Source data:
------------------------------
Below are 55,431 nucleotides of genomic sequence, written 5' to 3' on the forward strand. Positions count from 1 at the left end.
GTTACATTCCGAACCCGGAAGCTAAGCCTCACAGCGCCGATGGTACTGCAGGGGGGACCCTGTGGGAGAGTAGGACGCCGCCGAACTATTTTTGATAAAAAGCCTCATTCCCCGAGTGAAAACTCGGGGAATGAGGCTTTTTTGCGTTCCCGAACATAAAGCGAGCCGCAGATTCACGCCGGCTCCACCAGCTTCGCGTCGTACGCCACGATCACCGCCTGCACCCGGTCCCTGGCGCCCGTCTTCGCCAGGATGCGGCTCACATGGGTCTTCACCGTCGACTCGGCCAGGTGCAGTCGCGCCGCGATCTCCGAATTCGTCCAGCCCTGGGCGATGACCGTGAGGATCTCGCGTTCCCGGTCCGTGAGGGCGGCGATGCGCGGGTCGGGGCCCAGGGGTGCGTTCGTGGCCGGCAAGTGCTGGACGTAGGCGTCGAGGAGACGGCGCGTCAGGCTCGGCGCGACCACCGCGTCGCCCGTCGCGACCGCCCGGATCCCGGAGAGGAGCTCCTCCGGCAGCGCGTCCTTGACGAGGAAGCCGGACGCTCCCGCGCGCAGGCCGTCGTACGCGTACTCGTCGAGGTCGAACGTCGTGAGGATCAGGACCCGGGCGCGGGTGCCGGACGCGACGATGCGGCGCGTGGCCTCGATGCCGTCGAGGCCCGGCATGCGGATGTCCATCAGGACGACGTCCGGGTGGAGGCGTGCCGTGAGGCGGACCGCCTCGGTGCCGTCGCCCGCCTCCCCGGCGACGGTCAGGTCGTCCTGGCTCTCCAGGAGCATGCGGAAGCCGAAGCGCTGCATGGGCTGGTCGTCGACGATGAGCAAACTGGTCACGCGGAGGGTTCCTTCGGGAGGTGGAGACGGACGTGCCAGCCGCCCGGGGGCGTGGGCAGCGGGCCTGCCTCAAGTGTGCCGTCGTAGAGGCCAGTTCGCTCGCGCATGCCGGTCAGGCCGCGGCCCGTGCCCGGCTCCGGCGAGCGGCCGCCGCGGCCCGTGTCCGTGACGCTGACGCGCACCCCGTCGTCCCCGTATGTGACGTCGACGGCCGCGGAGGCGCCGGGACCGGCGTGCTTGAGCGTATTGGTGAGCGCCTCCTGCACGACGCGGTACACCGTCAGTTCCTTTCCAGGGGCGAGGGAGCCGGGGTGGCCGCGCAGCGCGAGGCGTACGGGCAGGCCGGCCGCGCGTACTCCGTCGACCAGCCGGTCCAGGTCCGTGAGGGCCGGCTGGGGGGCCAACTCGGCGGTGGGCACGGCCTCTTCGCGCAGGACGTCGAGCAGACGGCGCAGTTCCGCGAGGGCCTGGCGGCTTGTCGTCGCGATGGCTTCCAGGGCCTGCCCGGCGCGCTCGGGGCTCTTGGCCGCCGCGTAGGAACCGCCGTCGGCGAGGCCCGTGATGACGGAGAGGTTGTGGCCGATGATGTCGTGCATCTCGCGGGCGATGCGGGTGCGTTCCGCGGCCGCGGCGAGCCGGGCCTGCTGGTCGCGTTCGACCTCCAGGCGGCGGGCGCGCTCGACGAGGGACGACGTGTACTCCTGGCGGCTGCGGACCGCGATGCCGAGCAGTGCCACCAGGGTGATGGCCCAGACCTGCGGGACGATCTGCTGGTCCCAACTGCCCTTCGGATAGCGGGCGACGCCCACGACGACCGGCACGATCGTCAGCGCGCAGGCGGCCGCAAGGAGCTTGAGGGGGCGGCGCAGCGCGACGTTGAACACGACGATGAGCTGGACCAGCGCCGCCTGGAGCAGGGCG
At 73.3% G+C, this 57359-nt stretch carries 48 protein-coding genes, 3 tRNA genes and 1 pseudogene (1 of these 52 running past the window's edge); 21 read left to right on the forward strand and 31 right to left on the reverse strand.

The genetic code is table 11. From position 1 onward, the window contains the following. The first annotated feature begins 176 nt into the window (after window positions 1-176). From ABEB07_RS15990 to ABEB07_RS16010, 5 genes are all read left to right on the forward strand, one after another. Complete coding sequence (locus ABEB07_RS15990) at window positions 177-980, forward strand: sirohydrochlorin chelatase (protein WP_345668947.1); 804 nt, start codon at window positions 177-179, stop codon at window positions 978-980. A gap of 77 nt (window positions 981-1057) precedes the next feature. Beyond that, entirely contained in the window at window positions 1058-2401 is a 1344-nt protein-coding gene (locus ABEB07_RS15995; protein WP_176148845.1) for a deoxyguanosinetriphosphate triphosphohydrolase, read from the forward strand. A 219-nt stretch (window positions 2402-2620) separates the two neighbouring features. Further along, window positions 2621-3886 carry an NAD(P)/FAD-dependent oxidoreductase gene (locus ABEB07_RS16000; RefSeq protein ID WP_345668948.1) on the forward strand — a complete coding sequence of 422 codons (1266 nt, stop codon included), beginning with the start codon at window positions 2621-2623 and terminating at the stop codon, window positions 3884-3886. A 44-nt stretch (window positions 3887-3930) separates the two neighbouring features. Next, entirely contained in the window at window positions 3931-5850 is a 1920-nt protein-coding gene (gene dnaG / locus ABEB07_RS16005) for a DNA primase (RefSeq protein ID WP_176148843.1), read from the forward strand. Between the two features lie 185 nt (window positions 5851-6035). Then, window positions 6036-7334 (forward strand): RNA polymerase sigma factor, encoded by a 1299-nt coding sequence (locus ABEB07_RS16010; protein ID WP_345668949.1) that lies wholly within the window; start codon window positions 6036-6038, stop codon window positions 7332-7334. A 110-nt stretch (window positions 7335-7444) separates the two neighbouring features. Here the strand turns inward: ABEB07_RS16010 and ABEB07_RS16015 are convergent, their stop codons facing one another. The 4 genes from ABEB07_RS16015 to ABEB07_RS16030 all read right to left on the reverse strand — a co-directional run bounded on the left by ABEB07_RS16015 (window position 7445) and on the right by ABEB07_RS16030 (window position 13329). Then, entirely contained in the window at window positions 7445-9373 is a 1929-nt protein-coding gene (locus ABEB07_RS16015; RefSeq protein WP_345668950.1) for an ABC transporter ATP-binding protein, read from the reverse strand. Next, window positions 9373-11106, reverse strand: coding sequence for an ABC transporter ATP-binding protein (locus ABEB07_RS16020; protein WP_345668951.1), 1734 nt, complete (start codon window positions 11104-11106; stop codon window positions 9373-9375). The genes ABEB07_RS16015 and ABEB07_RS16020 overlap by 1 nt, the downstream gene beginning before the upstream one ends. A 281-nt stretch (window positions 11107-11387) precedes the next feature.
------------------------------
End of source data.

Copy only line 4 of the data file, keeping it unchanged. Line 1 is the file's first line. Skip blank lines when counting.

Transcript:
The genetic code is table 11. From position 1 onward, the window contains the following. The first annotated feature begins 176 nt into the window (after window positions 1-176). From ABEB07_RS15990 to ABEB07_RS16010, 5 genes are all read left to right on the forward strand, one after another. Complete coding sequence (locus ABEB07_RS15990) at window positions 177-980, forward strand: sirohydrochlorin chelatase (protein WP_345668947.1); 804 nt, start codon at window positions 177-179, stop codon at window positions 978-980. A gap of 77 nt (window positions 981-1057) precedes the next feature. Beyond that, entirely contained in the window at window positions 1058-2401 is a 1344-nt protein-coding gene (locus ABEB07_RS15995; protein WP_176148845.1) for a deoxyguanosinetriphosphate triphosphohydrolase, read from the forward strand. A 219-nt stretch (window positions 2402-2620) separates the two neighbouring features. Further along, window positions 2621-3886 carry an NAD(P)/FAD-dependent oxidoreductase gene (locus ABEB07_RS16000; RefSeq protein ID WP_345668948.1) on the forward strand — a complete coding sequence of 422 codons (1266 nt, stop codon included), beginning with the start codon at window positions 2621-2623 and terminating at the stop codon, window positions 3884-3886. A 44-nt stretch (window positions 3887-3930) separates the two neighbouring features. Next, entirely contained in the window at window positions 3931-5850 is a 1920-nt protein-coding gene (gene dnaG / locus ABEB07_RS16005) for a DNA primase (RefSeq protein ID WP_176148843.1), read from the forward strand. Between the two features lie 185 nt (window positions 5851-6035). Then, window positions 6036-7334 (forward strand): RNA polymerase sigma factor, encoded by a 1299-nt coding sequence (locus ABEB07_RS16010; protein ID WP_345668949.1) that lies wholly within the window; start codon window positions 6036-6038, stop codon window positions 7332-7334. A 110-nt stretch (window positions 7335-7444) separates the two neighbouring features. Here the strand turns inward: ABEB07_RS16010 and ABEB07_RS16015 are convergent, their stop codons facing one another. The 4 genes from ABEB07_RS16015 to ABEB07_RS16030 all read right to left on the reverse strand — a co-directional run bounded on the left by ABEB07_RS16015 (window position 7445) and on the right by ABEB07_RS16030 (window position 13329). Then, entirely contained in the window at window positions 7445-9373 is a 1929-nt protein-coding gene (locus ABEB07_RS16015; RefSeq protein WP_345668950.1) for an ABC transporter ATP-binding protein, read from the reverse strand. Next, window positions 9373-11106, reverse strand: coding sequence for an ABC transporter ATP-binding protein (locus ABEB07_RS16020; protein WP_345668951.1), 1734 nt, complete (start codon window positions 11104-11106; stop codon window positions 9373-9375). The genes ABEB07_RS16015 and ABEB07_RS16020 overlap by 1 nt, the downstream gene beginning before the upstream one ends. A 281-nt stretch (window positions 11107-11387) precedes the next feature.